SPL Hand Coloured Rare Book Collection Featuring Norman R Bobins

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Stories of the Avatars of Vishnu.

India: Kishangarh, Early 19th century.
India: Kishangarh, Early 19th century.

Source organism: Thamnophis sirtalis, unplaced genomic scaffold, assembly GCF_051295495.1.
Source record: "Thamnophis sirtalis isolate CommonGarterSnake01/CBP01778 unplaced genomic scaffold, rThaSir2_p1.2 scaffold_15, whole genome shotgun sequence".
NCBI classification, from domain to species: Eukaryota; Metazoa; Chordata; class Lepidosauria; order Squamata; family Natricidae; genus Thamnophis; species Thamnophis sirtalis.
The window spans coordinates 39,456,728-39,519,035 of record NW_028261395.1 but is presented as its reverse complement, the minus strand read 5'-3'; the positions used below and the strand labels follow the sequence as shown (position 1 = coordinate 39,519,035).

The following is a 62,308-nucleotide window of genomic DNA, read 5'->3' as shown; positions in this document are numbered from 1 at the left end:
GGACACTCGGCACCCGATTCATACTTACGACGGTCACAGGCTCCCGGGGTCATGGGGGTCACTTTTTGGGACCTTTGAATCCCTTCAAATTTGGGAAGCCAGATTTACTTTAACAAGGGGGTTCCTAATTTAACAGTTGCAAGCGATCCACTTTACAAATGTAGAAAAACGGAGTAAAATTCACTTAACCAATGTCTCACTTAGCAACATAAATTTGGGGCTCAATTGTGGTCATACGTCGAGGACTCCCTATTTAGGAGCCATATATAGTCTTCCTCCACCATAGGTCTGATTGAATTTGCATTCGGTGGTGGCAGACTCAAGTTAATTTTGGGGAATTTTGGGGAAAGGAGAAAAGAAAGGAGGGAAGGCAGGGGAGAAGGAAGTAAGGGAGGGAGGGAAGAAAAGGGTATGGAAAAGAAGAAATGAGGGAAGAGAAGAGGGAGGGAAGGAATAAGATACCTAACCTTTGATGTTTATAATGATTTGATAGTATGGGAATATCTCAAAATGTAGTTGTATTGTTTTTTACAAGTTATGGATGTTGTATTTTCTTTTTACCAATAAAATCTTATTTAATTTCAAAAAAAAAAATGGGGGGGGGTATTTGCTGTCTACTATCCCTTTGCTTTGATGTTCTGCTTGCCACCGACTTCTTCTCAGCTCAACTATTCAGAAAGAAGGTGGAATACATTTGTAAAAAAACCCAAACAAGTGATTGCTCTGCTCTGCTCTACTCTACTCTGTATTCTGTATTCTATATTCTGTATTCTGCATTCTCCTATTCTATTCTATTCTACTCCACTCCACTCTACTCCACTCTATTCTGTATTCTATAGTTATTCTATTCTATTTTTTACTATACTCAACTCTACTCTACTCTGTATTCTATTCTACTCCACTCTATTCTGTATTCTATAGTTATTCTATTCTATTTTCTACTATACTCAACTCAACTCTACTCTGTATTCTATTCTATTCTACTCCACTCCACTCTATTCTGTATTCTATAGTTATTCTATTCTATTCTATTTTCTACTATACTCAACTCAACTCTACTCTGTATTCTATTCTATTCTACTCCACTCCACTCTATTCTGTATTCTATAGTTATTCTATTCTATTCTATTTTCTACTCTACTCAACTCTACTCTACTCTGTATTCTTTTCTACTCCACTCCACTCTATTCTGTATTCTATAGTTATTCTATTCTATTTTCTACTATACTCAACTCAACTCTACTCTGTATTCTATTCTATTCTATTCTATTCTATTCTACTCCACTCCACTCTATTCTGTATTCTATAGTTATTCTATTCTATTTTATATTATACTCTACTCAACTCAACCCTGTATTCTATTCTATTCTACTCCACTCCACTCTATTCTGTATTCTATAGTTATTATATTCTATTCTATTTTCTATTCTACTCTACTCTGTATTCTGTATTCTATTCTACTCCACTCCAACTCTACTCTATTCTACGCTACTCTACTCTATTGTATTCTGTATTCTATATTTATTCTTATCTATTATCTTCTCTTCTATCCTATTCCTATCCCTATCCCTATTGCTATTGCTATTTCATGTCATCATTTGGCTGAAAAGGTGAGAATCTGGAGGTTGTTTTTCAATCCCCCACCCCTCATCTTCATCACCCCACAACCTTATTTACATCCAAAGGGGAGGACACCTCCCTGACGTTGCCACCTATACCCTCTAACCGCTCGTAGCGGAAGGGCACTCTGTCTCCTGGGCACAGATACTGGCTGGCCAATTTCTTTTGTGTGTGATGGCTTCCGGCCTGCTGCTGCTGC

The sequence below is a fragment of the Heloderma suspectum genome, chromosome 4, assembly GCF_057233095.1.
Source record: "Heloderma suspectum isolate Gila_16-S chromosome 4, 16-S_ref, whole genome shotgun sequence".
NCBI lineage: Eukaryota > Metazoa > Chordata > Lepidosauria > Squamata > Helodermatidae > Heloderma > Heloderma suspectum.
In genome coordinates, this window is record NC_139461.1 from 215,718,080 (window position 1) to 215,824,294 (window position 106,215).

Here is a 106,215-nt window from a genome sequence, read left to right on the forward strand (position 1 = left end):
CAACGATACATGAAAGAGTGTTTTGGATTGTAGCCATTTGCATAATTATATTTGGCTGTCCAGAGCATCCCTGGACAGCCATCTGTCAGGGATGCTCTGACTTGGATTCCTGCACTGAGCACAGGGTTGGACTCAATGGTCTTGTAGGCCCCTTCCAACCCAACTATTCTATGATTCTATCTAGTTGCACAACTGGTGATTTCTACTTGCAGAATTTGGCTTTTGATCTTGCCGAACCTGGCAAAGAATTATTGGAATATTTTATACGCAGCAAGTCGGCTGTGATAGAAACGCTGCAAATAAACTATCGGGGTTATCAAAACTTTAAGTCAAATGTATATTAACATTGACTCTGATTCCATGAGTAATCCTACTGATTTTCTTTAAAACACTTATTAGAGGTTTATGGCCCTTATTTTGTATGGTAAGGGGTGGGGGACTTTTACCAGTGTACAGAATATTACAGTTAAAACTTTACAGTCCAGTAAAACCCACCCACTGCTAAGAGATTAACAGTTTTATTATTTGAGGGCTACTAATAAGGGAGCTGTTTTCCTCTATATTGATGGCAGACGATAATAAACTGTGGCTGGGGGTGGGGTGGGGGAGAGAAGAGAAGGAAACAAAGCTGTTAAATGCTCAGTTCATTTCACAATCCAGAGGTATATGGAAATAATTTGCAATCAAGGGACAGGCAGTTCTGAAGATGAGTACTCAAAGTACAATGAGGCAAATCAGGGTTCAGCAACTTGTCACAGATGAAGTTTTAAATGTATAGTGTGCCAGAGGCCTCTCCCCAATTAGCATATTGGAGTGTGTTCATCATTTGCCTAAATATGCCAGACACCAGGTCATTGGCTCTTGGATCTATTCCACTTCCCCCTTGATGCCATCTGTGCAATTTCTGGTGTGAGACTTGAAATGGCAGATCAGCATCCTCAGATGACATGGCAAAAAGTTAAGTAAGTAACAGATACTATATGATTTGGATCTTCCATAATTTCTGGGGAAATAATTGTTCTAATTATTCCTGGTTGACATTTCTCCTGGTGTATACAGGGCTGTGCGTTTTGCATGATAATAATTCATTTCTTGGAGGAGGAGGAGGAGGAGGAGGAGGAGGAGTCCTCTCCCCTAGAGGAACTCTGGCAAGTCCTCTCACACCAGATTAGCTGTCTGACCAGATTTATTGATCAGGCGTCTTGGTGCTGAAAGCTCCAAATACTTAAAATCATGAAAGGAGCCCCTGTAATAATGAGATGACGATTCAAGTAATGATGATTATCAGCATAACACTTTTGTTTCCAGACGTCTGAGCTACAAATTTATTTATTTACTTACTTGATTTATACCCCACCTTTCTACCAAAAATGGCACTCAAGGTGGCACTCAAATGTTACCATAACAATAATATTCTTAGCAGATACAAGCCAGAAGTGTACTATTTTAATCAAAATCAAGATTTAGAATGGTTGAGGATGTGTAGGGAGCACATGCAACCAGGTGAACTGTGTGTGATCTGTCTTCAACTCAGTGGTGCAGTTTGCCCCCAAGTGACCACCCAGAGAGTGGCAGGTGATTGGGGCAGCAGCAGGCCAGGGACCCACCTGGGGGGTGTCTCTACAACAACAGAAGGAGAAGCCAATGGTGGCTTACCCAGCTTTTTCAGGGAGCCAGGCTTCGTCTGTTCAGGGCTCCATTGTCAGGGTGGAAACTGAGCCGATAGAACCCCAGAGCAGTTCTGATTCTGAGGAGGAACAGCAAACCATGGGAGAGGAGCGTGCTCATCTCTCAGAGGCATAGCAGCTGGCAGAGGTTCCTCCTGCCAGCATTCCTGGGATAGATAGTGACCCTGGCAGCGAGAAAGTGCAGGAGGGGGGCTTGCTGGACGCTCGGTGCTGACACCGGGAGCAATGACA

Ink, silver and opaque watercolour on paper, 61 folios, 37 lines of Braj Hindi in black Devanagari script to the page, keywords and verse markers in red, 286 colour illustrations, floral decorative borders, modern black leather binding, 40.5 x 28.5 cm. This extraordinary compilation of Hindu tales is a showcase for the remarkably vibrant results that on occasions emerged from Indian scriptoria as a result of Islamic, North and South Indian manuscript and painting traditions. The manuscript is also a rare example of a book from the Rajput kingdom of Kishangarh, well-known for its graceful school of painting, but seldom-encountered as a school of book production. With 286 paintings, the compilation is more akin to a picture book than an illustrated manuscript. The domination of the paintings over the text is enhanced by the use of eye-catching turquoise grounds and the lavish use of silver for waterscapes, crowns, jewellery, chariots and weapons. The sleepy eyes, highly stylized figures and horses with steeply arched necks, are all unmistakable characteristics of the refined Kishangarh style. The bound, portrait format of the manuscript is borrowed from Islamic book traditions at a point in time when Hindu patrons began to rival Muslim ones in wealth and taste. Intriguingly, the ‘multi-tiered’ page, whereby tiers of horizontal paintings run across the length of the page, and in particular, the astonishingly vivid floral borders point to the influence of South Indian traditions. Both of these features are found in one of the most remarkable South Indian manuscripts of the period, an illustrated North Deccani copy of a commentary on the Bhagavad Gita now in the Virginia Museum of Fine Art (illustrated in Joseph M. Dye III, The Arts of India, Virginia Museum of Fine Arts, London 2001, no. 162, pp 370-74). The multi-tiered format is even more visible in another late 17th-century Deccani manuscript in the Virginia Museum of Fine Arts, this time a Salihotra (illustrated in ibid., no. 165, pp. 378-79). Deccani influence is also visible in the predominantly pastel palette, the extensive use of silver, and the distinctive Deccani floral crowns worn by the various avatars. All the tales in the compilation are centred on one of the various avatars of Vishnu, starting with Krishna in the form of a section from the Bhagavata Purana, followed by the tale of Kali, the tenth and final of the avatars, and concluding with an excerpt from the Ramayana. Though Kishnagarh painting has been noted for its occasional taste in the bizarre and the humorous, the colourful iconographic opportunities offered by these Hindu myths are fare more extensive than is normally the case in paintings in this refined, Mughal-influenced style.